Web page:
Recent results are known from Campig boar taint research among 120 Russian and 120 Chinese female consumers. The study focused on the sensitivity to androstenone and skatole in the study population and the preference for meat from castrated and non-castrated male pigs. Between 60 and 70% of Chinese and Russian consumers were found to be sensitive to skatole. About 35% were sensitive to androstenone. Both androstenone and skatole influence the preference for a product. The impact was the greatest among Russian consumers.The investigation shows that detection in the slaughterline is necessary. No detection on boar taint leads to a greater risk of lower acceptance and appreciation of pork. For additional information: http://www.sciencedirect.com/science/article/pii/S030917401630167X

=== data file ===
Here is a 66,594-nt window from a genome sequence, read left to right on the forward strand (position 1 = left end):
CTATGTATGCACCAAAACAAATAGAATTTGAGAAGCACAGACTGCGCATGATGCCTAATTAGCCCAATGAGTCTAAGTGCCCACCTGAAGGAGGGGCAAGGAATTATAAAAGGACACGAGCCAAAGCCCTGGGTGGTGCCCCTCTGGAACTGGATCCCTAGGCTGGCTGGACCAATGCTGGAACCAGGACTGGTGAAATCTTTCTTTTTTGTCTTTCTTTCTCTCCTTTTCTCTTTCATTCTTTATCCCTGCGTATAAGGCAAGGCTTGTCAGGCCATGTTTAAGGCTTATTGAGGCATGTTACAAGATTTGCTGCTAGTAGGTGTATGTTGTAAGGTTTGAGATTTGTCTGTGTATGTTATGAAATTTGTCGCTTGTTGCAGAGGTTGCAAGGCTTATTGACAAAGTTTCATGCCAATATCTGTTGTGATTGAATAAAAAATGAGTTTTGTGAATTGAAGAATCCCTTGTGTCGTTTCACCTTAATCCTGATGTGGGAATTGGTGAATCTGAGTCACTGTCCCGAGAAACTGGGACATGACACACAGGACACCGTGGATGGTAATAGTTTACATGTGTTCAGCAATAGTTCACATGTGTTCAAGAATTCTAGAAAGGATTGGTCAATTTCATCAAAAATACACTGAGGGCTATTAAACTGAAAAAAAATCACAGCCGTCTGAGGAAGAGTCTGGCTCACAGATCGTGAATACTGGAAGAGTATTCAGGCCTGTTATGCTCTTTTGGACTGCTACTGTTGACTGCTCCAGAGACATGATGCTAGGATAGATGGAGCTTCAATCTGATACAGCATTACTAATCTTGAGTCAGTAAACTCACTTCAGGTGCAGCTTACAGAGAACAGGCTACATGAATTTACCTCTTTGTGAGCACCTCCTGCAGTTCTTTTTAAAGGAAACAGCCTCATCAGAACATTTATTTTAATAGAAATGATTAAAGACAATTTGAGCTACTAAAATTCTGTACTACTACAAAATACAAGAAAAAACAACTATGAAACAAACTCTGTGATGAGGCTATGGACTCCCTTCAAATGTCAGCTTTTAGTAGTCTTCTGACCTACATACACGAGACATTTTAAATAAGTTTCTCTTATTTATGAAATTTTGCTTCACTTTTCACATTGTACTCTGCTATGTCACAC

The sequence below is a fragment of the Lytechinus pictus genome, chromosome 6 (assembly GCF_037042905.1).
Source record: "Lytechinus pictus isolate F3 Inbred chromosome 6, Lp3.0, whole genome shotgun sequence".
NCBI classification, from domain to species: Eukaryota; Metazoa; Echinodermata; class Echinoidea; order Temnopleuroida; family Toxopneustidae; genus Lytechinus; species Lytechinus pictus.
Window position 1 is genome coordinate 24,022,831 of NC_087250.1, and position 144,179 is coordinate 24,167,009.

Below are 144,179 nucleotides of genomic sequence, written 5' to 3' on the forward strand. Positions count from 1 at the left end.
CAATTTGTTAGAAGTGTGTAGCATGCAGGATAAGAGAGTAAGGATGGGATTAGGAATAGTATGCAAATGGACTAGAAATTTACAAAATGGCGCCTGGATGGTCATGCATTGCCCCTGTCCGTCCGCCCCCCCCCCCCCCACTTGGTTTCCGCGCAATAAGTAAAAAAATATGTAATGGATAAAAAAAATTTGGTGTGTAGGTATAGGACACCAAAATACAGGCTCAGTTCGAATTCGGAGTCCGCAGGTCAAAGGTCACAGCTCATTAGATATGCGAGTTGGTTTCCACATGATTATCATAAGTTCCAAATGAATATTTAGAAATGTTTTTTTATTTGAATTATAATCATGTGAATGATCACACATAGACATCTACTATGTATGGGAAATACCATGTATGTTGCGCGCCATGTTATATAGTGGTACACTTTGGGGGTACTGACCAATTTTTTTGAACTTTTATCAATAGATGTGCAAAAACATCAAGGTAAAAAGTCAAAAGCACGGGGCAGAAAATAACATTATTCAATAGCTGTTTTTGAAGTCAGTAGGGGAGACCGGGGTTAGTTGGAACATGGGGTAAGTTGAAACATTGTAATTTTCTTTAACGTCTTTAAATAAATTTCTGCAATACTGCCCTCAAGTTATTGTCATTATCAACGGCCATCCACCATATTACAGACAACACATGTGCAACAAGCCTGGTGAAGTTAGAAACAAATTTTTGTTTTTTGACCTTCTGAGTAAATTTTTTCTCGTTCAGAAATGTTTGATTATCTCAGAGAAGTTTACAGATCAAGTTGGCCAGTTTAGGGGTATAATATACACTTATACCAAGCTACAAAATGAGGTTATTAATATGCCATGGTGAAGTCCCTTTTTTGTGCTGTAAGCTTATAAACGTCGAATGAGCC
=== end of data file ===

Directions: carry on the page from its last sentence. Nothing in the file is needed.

Boars on the way is a collaboration of stakeholders from the Dutch pig sector, aiming to end castration of male pigs within the European Union. Members of the steering committee include the Dutch Pig Farmers Organisation (POV), Vion, Topigs Norsvin, the Ministry of Agriculture, and the Dutch Organisation for the Protection of Animals.